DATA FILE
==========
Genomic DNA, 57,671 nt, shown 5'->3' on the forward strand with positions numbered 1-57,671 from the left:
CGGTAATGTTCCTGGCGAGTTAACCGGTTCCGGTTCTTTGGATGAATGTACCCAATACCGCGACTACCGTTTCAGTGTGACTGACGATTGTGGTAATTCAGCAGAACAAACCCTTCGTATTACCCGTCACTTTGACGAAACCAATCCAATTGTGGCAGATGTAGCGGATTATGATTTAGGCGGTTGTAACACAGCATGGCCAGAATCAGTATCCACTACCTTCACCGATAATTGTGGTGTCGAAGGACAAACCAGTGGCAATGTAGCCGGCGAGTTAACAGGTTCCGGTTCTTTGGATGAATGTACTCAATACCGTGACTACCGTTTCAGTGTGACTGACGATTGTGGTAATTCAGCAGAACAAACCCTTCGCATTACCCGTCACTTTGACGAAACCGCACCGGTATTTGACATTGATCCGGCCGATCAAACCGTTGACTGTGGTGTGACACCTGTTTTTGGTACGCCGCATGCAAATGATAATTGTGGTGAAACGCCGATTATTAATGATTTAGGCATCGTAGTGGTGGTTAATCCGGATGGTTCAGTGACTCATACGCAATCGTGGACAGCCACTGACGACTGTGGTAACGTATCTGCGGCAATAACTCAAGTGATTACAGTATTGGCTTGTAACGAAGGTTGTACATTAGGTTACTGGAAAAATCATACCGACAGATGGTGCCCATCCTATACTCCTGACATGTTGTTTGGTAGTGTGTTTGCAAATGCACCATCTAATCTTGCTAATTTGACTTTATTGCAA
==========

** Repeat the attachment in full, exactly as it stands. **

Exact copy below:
Genomic DNA, 57,671 nt, shown 5'->3' on the forward strand with positions numbered 1-57,671 from the left:
CGGTAATGTTCCTGGCGAGTTAACCGGTTCCGGTTCTTTGGATGAATGTACCCAATACCGCGACTACCGTTTCAGTGTGACTGACGATTGTGGTAATTCAGCAGAACAAACCCTTCGTATTACCCGTCACTTTGACGAAACCAATCCAATTGTGGCAGATGTAGCGGATTATGATTTAGGCGGTTGTAACACAGCATGGCCAGAATCAGTATCCACTACCTTCACCGATAATTGTGGTGTCGAAGGACAAACCAGTGGCAATGTAGCCGGCGAGTTAACAGGTTCCGGTTCTTTGGATGAATGTACTCAATACCGTGACTACCGTTTCAGTGTGACTGACGATTGTGGTAATTCAGCAGAACAAACCCTTCGCATTACCCGTCACTTTGACGAAACCGCACCGGTATTTGACATTGATCCGGCCGATCAAACCGTTGACTGTGGTGTGACACCTGTTTTTGGTACGCCGCATGCAAATGATAATTGTGGTGAAACGCCGATTATTAATGATTTAGGCATCGTAGTGGTGGTTAATCCGGATGGTTCAGTGACTCATACGCAATCGTGGACAGCCACTGACGACTGTGGTAACGTATCTGCGGCAATAACTCAAGTGATTACAGTATTGGCTTGTAACGAAGGTTGTACATTAGGTTACTGGAAAAATCATACCGACAGATGGTGCCCATCCTATACTCCTGACATGTTGTTTGGTAGTGTGTTTGCAAATGCACCATCTAATCTTGCTAATTTGACTTTATTGCAA